Meet The Disarmingly Adorable Robot That Will One Day Chase Us Down For Our Machine Overlords

This is the OutRunner, a tiny little Kickstarter bot with some serious sprinting power. It's cool, but...

Some think the robot apocalypse might be an overblown fabrication dreamed up by sci-fi dorks. But if machines like DARPA's clumsy and ambling Atlas bot really do become sentient killing machines, at the very least we'd be able to outrun them, right?

Wrong.

Over here we have a little guy called OutRunner, which has legs specifically built to mimic those of fleshy humans but can maintain speeds of 20 miles an hour outdoors. Don't let its pint size or the fact that it spins like the Road Runner's blurry feet fool you. It can run pretty much anywhere: On roads. Off-road. It doesn't matter. Unless you happen to be named Usain Bolt, the OutRunner—which the creators say broke the world speed record for legged robots—will catch up to you when your feeble human anatomy breaks down.

One glimmer of hope: The remote-control operated OutRunner is still in its Kickstarter phase, and just $20,000 have been pledged of its $150,000 goal. Fund it if you'd like, but know this: You are making things that much easier for our one-day machine overlords to capture us and store our bodies in biology-sucking battery pods. Swear your allegiances now.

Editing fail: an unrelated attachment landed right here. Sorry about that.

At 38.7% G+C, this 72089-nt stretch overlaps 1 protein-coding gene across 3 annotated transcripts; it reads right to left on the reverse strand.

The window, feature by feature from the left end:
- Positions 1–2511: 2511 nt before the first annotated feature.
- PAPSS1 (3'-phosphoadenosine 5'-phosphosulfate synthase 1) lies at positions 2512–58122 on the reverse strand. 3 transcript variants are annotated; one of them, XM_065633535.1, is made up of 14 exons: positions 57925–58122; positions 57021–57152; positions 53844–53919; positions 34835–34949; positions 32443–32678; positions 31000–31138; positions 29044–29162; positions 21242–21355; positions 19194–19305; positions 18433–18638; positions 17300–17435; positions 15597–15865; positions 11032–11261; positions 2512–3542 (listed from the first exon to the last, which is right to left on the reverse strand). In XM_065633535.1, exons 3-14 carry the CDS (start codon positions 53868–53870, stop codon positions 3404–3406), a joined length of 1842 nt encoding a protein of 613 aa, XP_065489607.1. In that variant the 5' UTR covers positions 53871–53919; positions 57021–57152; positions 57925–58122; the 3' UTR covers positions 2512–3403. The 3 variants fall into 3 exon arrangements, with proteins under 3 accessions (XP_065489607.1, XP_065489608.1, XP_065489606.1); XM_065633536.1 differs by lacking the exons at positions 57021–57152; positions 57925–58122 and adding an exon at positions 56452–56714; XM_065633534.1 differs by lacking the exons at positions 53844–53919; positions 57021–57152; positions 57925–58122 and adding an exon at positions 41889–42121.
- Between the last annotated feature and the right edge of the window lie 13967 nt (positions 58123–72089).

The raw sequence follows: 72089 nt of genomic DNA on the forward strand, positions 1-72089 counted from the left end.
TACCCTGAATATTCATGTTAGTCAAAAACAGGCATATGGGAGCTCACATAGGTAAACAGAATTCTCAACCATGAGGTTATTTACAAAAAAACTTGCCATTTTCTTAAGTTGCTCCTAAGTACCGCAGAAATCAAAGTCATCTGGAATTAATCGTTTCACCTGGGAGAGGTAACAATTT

[h/t: Core77]

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15 Comments

  • Matt Austin Smith

    If there was any benefit over a wheel on rough terrain, I think they would of shown footage of that. Looks like they are driving 1 step forward, taking the wheels off and walking 2 steps back....

  • Their Kickstarter page states that it can run for 2 hours on the same juice that would power an RC car for 20 mins. So scale this bad boy up and put me in one. Here's the next phase in automobiles. Read the kickstarter page for slightly more info on their concepts of kinetic and potential energy.

  • connork99

    The benefit over the wheel is for rough terrain. It's really difficult for a wheeled robot to traverse uneven or rocky ground, but with these leg-like structures it's much simpler.

  • Matt Austin Smith

    Then why don't they show and test it on uneven surfaces? Probably because it can't.

  • Mychat Posts

    last thing: I hope they're not counting on Frenchie to be their main pitch man. I can't understand a word he's saying

  • Mychat Posts

    we don't call motorcycles or radio control cars robots. These guys are seriously peddling this as a robot?

  • Mychat Posts

    I'm thinking if you put a circular thing, like an 'o' that would connect all the legs, somehow... just spitballing here... like um... a circle thingie... with a rubber surface... maybe pneumatic... but I'm thinking circle a round thing..... call it, a - I dunno- wee, whee... something whee... a wheex? a whee-dul? oh maybe a WHEEL?

  • Lori Croy

    I don't think it is cute at all. It's really kind of creepy in a mechanical spider way. Even the noise it makes reminds me of scuttling insects.

  • Peter de Man

    no offence here, i think its extremely cool. But, if the legs are like the spokes of wheels and rotate like wheels then what is the benefit over wheels?

  • Shawn Starr

    what if the wind knocks it over, or it hits a pothole, rock, bump. etc. Can it pick itself back up and start running again?

  • Roland Lindner

    You don;t need much wind. What happens if it simply stops? Does it always need a launch pad like in the video?